Emanuel asking City Council to authorize $1.1 billion in borrowing

SHARE Emanuel asking City Council to authorize $1.1 billion in borrowing

Mayor Rahm Emanuel at the City Council meeting last month. |Brian Jackson/For Sun-Times Media

Mayor Rahm Emanuel is asking the City Council to authorize $1.1 billion in borrowing to enable cash-strapped Chicago to convert short-term debt used to cover swap terminations, court judgments and legacy costs into long-term debt.

Aldermen briefed on the mayor’s plan in preparation for Monday’s Finance Committee vote were somewhat concerned about adding to the mountain of debt piled onto Chicago taxpayers.

But they were also realistic.

When the city’s bond rating fell below investment grade and into junk-bond status, Chicago could have faced paying nearly $2.2 billion to bankers under a series of complex deals dating back to former Mayor Richard M. Daley’s tenure.

RELATED: City Hall working to get teachers pension fund to accept partial payment

Refinancing became a necessity, even though it will make the long-term problem even worse.

The $1.1 billion in borrowing is in addition to the $674 million in variable-rate city debt converted to fixed-interest rates late last month at a heavy price tied to Chicago’s junk bond rating.

The legacy costs include Daley’s $91 million purchase of the 37-acre site of the former Michael Reese Hospital to house an Olympic Village only to have Chicago flame out in the first round of the 2016 Olympic sweepstakes.

“They’re doing this to refinance debt payments. They were put in this position because of the downgrade and the need to clean up all the swaps and switch from variable- to fixed-interest rates,” said Ald. Scott Waguespack (32nd), one of Emanuel’s most outspoken City Council critics.

“They kept saying, `Mayor Daley got us into this situation.’ But they were vague on every question. What are the long-term risks to the city and what are the long-term costs? We’re not being shown the full scope of the problem and what the costs will be to taxpayers in the future for doing this.”

Asked whether he’s willing to sign off on the borrowing, Waguespack said, “Not yet. I don’t think we have the full picture of what they’re really doing. It seems to me to be passing the buck to future taxpayers, making payments higher and the ultimate solution worse.”

Other aldermen were more willing to go along.

“We slowly need to get out of the mess we’re in, and this is a good tool to do that,” said Ald. Deb Mell (33rd), an Emanuel ally.

Ald. James Cappleman (46th) said he doesn’t think the City Council has much choice but to sign onto the new round of borrowing.

“I’m worried about having any collection on our current debt right now. We can’t do it. We have to get a fixed rate. Otherwise, they can collect on our debt right away. And we can’t do that. So, it’s picking the best of the worst choices available,” Cappleman said.

A statement from the Emanuel administration on Thursday noted: “The city’s difficulties can’t be reversed overnight. It took decades to build the mountain of debt and substantial structural budget deficit that Mayor Emanuel inherited. The upcoming issuance – which converts bad deals from the past from short-term debt into more stable, long-term debt – is one more step toward getting the city’s fiscal house back in order.”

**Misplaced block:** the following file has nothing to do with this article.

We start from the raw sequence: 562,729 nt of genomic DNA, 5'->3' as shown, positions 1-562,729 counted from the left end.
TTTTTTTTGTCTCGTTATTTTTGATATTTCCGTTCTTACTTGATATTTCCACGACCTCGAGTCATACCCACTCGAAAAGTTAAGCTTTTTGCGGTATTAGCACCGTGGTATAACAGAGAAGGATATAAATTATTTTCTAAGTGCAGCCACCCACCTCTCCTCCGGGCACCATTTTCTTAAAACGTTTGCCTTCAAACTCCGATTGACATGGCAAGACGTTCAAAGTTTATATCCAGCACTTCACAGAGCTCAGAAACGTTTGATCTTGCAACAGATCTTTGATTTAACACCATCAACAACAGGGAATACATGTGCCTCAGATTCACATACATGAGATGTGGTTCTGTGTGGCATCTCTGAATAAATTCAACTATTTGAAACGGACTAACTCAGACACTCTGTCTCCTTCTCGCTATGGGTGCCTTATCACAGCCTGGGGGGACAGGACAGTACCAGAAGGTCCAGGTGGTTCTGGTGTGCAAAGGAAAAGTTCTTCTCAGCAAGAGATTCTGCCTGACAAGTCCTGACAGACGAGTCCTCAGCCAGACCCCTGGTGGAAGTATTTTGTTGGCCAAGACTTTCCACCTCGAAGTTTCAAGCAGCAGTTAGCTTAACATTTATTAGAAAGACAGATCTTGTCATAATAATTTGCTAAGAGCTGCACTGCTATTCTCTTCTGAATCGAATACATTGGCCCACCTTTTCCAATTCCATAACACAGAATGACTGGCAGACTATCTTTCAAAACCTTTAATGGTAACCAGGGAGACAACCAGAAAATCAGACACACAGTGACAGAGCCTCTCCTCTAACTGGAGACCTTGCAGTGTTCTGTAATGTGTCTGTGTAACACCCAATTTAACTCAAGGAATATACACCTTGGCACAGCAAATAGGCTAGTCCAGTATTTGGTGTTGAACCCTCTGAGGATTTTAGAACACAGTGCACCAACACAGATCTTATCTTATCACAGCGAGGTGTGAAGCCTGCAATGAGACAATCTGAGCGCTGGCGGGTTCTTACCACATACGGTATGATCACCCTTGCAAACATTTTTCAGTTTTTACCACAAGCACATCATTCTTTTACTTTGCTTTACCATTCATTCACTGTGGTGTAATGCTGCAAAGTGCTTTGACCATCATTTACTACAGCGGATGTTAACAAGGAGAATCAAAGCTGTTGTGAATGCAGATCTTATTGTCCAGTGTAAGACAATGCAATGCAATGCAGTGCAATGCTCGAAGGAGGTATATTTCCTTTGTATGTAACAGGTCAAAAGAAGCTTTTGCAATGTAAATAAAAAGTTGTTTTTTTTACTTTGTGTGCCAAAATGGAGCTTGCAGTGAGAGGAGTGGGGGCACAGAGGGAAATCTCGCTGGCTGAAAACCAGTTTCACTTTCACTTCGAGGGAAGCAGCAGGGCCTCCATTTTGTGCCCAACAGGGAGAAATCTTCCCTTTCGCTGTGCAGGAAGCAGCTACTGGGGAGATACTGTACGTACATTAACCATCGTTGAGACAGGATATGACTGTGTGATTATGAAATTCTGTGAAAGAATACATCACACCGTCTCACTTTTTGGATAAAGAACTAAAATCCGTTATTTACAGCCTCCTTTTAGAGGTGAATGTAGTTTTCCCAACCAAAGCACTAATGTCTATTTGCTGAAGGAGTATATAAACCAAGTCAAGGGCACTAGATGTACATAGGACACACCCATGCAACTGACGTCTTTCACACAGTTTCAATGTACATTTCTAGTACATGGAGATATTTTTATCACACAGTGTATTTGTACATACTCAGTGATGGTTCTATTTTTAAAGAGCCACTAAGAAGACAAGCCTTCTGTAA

A top mayoral aide, who asked to remain anonymous, portrayed the refinancing as the “next step” in the plan Emanuel unveiled in late April to end or move away from four risky financial practices that his predecessor and political mentor, former Mayor Richard M. Daley, used to “mask” the true cost of city government.

That plan called for:

  • Terminating a combined, $915 million in so-called “swaps” in the city’s portfolio of general obligation and sales tax debt and converting all general obligation debt from variable- to fixed-interest rates. The $230 million penalty will be folded into the refinancing to avoid putting added pressure on the city budget.
  • Implementing a four-year phase-out of “scoop-and-toss,” the practice of paying short-term obligations by saddling Chicago taxpayers with long-term debt. That will add $75 million to an operating shortfall in the city’s 2016 budget that’s already pegged at $300 million.
  • Gradually ending the practice of using borrowing to bankroll costly legal settlements and judgments against the city by covering those settlements in the city’s operating budget.
  • Continuing to build back a rainy day fund that Daley raided to the tune of $1.2 billion to balance his last four budgets after selling off valuable city assets, including the Chicago Skyway, city parking meters and downtown parking garages.

Municipal finance expert Matt Fabian said the $1.1 billion refinancing is “not the optimal policy choice.” But it’s understandable.

“The city has its political constraints on raising revenue and cutting spending. From a Wall Street perspective, we’ll take what we can get. We want the city to transition to a balanced budget. But doing it all in one year may create too much political upset,” he said.

“Chicago has a long legacy of borrowing. That legacy can’t go away overnight. It may be better for the city to continue to use gimmicks for the next few years, assuming it is transitioning to a fully balanced budget.”

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